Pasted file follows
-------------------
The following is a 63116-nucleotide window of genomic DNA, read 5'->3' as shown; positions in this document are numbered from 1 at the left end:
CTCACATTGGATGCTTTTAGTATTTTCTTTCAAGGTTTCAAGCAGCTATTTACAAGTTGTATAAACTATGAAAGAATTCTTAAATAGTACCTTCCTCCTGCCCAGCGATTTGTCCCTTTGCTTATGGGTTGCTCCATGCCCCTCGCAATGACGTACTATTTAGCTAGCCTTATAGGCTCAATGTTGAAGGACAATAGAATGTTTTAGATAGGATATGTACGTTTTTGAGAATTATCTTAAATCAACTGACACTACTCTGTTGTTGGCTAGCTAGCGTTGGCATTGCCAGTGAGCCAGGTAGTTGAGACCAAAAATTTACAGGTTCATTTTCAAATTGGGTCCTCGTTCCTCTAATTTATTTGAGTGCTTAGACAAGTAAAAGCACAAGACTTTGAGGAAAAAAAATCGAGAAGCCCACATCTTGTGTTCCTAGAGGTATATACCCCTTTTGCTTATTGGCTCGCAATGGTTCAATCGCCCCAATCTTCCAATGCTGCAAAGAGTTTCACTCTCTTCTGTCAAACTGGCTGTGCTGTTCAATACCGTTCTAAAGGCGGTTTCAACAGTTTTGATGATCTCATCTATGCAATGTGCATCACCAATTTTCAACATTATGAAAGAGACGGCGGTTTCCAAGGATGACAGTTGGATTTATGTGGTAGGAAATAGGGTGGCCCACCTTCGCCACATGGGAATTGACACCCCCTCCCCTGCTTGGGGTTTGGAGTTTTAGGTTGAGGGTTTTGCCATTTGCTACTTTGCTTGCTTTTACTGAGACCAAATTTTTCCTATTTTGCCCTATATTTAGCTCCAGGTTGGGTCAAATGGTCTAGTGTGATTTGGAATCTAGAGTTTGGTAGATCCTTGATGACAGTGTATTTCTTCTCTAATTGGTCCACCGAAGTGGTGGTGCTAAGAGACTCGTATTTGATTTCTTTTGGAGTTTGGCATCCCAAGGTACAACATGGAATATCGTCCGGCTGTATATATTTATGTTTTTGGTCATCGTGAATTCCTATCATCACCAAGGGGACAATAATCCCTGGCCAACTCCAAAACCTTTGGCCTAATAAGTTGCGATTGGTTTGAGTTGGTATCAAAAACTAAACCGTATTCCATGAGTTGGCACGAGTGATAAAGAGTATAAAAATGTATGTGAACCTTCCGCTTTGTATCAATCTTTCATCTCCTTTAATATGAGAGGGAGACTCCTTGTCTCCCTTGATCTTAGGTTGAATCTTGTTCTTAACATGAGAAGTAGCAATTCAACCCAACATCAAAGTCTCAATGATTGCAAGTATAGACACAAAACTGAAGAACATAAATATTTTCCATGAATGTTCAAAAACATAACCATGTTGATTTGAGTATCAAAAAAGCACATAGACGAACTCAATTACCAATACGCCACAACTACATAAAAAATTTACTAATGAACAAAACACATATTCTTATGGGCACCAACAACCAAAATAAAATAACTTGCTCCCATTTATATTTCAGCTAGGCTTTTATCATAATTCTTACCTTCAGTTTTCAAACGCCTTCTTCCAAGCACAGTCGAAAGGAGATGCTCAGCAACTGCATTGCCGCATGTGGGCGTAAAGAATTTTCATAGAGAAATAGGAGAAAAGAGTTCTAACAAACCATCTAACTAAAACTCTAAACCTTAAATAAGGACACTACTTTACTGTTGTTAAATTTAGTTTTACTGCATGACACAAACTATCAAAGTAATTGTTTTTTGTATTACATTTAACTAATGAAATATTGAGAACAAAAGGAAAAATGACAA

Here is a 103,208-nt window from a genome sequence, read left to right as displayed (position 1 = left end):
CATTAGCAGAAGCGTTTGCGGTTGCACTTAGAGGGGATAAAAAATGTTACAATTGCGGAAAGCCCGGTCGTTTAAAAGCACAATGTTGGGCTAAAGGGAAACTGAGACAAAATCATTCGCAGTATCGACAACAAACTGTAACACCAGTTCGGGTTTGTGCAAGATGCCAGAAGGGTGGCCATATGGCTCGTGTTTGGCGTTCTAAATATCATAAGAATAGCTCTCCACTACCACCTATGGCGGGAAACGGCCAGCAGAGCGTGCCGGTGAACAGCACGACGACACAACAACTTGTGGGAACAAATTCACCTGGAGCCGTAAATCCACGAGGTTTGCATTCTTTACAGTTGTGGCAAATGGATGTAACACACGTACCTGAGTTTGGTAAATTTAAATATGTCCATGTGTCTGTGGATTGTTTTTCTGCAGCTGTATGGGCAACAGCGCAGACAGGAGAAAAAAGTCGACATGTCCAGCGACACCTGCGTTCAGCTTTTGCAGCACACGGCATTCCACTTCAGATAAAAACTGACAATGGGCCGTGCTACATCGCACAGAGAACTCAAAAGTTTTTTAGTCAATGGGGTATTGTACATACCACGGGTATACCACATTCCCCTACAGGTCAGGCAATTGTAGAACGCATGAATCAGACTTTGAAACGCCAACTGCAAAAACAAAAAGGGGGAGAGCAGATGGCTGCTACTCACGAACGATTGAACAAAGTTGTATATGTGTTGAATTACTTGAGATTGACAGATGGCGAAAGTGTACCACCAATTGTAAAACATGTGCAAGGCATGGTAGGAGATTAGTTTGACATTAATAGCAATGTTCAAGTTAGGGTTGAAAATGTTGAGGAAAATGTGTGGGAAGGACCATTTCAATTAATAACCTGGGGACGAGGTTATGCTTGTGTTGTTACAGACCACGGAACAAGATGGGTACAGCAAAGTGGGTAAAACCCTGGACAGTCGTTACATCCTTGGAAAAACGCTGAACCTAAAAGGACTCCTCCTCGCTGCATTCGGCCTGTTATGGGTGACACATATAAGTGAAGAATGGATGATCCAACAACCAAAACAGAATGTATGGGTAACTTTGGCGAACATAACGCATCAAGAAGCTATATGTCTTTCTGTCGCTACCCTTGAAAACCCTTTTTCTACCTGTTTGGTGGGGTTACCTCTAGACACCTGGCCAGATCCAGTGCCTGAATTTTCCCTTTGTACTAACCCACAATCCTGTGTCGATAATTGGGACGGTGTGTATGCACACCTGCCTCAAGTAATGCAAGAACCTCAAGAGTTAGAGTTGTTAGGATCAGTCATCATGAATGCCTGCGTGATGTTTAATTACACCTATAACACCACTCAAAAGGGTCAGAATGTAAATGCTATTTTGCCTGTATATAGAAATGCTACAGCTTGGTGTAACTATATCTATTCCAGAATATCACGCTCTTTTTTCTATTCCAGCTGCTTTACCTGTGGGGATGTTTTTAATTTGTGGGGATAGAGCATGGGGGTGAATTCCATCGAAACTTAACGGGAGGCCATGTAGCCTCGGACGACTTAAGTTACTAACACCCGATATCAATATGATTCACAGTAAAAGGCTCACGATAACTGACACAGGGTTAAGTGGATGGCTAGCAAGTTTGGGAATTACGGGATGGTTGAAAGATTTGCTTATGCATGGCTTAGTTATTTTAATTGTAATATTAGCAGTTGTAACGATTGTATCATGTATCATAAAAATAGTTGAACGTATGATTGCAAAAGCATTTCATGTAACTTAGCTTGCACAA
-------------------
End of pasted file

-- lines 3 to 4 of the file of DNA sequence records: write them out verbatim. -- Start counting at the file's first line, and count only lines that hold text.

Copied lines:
Here is a 103,208-nt window from a genome sequence, read left to right as displayed (position 1 = left end):
CATTAGCAGAAGCGTTTGCGGTTGCACTTAGAGGGGATAAAAAATGTTACAATTGCGGAAAGCCCGGTCGTTTAAAAGCACAATGTTGGGCTAAAGGGAAACTGAGACAAAATCATTCGCAGTATCGACAACAAACTGTAACACCAGTTCGGGTTTGTGCAAGATGCCAGAAGGGTGGCCATATGGCTCGTGTTTGGCGTTCTAAATATCATAAGAATAGCTCTCCACTACCACCTATGGCGGGAAACGGCCAGCAGAGCGTGCCGGTGAACAGCACGACGACACAACAACTTGTGGGAACAAATTCACCTGGAGCCGTAAATCCACGAGGTTTGCATTCTTTACAGTTGTGGCAAATGGATGTAACACACGTACCTGAGTTTGGTAAATTTAAATATGTCCATGTGTCTGTGGATTGTTTTTCTGCAGCTGTATGGGCAACAGCGCAGACAGGAGAAAAAAGTCGACATGTCCAGCGACACCTGCGTTCAGCTTTTGCAGCACACGGCATTCCACTTCAGATAAAAACTGACAATGGGCCGTGCTACATCGCACAGAGAACTCAAAAGTTTTTTAGTCAATGGGGTATTGTACATACCACGGGTATACCACATTCCCCTACAGGTCAGGCAATTGTAGAACGCATGAATCAGACTTTGAAACGCCAACTGCAAAAACAAAAAGGGGGAGAGCAGATGGCTGCTACTCACGAACGATTGAACAAAGTTGTATATGTGTTGAATTACTTGAGATTGACAGATGGCGAAAGTGTACCACCAATTGTAAAACATGTGCAAGGCATGGTAGGAGATTAGTTTGACATTAATAGCAATGTTCAAGTTAGGGTTGAAAATGTTGAGGAAAATGTGTGGGAAGGACCATTTCAATTAATAACCTGGGGACGAGGTTATGCTTGTGTTGTTACAGACCACGGAACAAGATGGGTACAGCAAAGTGGGTAAAACCCTGGACAGTCGTTACATCCTTGGAAAAACGCTGAACCTAAAAGGACTCCTCCTCGCTGCATTCGGCCTGTTATGGGTGACACATATAAGTGAAGAATGGATGATCCAACAACCAAAACAGAATGTATGGGTAACTTTGGCGAACATAACGCATCAAGAAGCTATATGTCTTTCTGTCGCTACCCTTGAAAACCCTTTTTCTACCTGTTTGGTGGGGTTACCTCTAGACACCTGGCCAGATCCAGTGCCTGAATTTTCCCTTTGTACTAACCCACAATCCTGTGTCGATAATTGGGACGGTGTGTATGCACACCTGCCTCAAGTAATGCAAGAACCTCAAGAGTTAGAGTTGTTAGGATCAGTCATCATGAATGCCTGCGTGATGTTTAATTACACCTATAACACCACTCAAAAGGGTCAGAATGTAAATGCTATTTTGCCTGTATATAGAAATGCTACAGCTTGGTGTAACTATATCTATTCCAGAATATCACGCTCTTTTTTCTATTCCAGCTGCTTTACCTGTGGGGATGTTTTTAATTTGTGGGGATAGAGCATGGGGGTGAATTCCATCGAAACTTAACGGGAGGCCATGTAGCCTCGGACGACTTAAGTTACTAACACCCGATATCAATATGATTCACAGTAAAAGGCTCACGATAACTGACACAGGGTTAAGTGGATGGCTAGCAAGTTTGGGAATTACGGGATGGTTGAAAGATTTGCTTATGCATGGCTTAGTTATTTTAATTGTAATATTAGCAGTTGTAACGATTGTATCATGTATCATAAAAATAGTTGAACGTATGATTGCAAAAGCATTTCATGTAACTTAGCTTGCACAA